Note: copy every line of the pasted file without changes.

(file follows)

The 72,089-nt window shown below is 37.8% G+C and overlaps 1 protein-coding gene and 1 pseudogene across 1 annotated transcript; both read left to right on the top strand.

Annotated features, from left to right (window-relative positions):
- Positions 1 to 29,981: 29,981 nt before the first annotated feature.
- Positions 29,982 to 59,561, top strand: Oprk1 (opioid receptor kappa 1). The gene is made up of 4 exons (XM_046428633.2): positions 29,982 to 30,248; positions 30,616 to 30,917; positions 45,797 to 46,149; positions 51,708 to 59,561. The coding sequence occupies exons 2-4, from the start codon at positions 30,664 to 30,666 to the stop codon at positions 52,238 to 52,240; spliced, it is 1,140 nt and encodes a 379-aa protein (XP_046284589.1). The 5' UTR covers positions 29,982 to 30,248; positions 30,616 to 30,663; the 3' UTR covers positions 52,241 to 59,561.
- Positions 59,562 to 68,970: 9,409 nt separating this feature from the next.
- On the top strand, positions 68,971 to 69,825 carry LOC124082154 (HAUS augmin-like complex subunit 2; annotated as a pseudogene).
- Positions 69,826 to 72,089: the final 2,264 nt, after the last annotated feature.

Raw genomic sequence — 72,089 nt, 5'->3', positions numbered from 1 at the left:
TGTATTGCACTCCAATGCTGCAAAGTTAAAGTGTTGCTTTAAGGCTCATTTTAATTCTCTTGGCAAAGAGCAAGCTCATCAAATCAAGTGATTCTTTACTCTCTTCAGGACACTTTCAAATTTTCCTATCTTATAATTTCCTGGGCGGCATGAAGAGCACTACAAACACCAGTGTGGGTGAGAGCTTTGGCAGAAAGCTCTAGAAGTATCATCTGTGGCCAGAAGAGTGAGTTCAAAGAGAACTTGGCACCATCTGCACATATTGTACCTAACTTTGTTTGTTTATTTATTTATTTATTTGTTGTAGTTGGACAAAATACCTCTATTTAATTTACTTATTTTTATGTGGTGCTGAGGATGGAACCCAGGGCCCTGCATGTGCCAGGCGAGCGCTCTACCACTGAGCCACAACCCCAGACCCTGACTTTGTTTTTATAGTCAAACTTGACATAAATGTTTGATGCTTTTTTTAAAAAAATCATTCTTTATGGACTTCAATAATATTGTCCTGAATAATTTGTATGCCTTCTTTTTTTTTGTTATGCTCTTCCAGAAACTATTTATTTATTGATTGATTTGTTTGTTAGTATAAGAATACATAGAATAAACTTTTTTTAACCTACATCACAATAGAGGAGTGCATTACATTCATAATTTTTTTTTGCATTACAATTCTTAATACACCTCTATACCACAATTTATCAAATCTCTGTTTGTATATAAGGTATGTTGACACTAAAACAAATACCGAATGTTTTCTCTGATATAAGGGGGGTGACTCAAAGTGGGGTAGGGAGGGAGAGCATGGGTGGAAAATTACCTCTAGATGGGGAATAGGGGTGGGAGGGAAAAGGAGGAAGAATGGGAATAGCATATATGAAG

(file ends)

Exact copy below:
The 72,089-nt window shown below is 37.8% G+C and overlaps 1 protein-coding gene and 1 pseudogene across 1 annotated transcript; both read left to right on the top strand.

Annotated features, from left to right (window-relative positions):
- Positions 1 to 29,981: 29,981 nt before the first annotated feature.
- Positions 29,982 to 59,561, top strand: Oprk1 (opioid receptor kappa 1). The gene is made up of 4 exons (XM_046428633.2): positions 29,982 to 30,248; positions 30,616 to 30,917; positions 45,797 to 46,149; positions 51,708 to 59,561. The coding sequence occupies exons 2-4, from the start codon at positions 30,664 to 30,666 to the stop codon at positions 52,238 to 52,240; spliced, it is 1,140 nt and encodes a 379-aa protein (XP_046284589.1). The 5' UTR covers positions 29,982 to 30,248; positions 30,616 to 30,663; the 3' UTR covers positions 52,241 to 59,561.
- Positions 59,562 to 68,970: 9,409 nt separating this feature from the next.
- On the top strand, positions 68,971 to 69,825 carry LOC124082154 (HAUS augmin-like complex subunit 2; annotated as a pseudogene).
- Positions 69,826 to 72,089: the final 2,264 nt, after the last annotated feature.

Raw genomic sequence — 72,089 nt, 5'->3', positions numbered from 1 at the left:
TGTATTGCACTCCAATGCTGCAAAGTTAAAGTGTTGCTTTAAGGCTCATTTTAATTCTCTTGGCAAAGAGCAAGCTCATCAAATCAAGTGATTCTTTACTCTCTTCAGGACACTTTCAAATTTTCCTATCTTATAATTTCCTGGGCGGCATGAAGAGCACTACAAACACCAGTGTGGGTGAGAGCTTTGGCAGAAAGCTCTAGAAGTATCATCTGTGGCCAGAAGAGTGAGTTCAAAGAGAACTTGGCACCATCTGCACATATTGTACCTAACTTTGTTTGTTTATTTATTTATTTATTTGTTGTAGTTGGACAAAATACCTCTATTTAATTTACTTATTTTTATGTGGTGCTGAGGATGGAACCCAGGGCCCTGCATGTGCCAGGCGAGCGCTCTACCACTGAGCCACAACCCCAGACCCTGACTTTGTTTTTATAGTCAAACTTGACATAAATGTTTGATGCTTTTTTTAAAAAAATCATTCTTTATGGACTTCAATAATATTGTCCTGAATAATTTGTATGCCTTCTTTTTTTTTGTTATGCTCTTCCAGAAACTATTTATTTATTGATTGATTTGTTTGTTAGTATAAGAATACATAGAATAAACTTTTTTTAACCTACATCACAATAGAGGAGTGCATTACATTCATAATTTTTTTTTGCATTACAATTCTTAATACACCTCTATACCACAATTTATCAAATCTCTGTTTGTATATAAGGTATGTTGACACTAAAACAAATACCGAATGTTTTCTCTGATATAAGGGGGGTGACTCAAAGTGGGGTAGGGAGGGAGAGCATGGGTGGAAAATTACCTCTAGATGGGGAATAGGGGTGGGAGGGAAAAGGAGGAAGAATGGGAATAGCATATATGAAG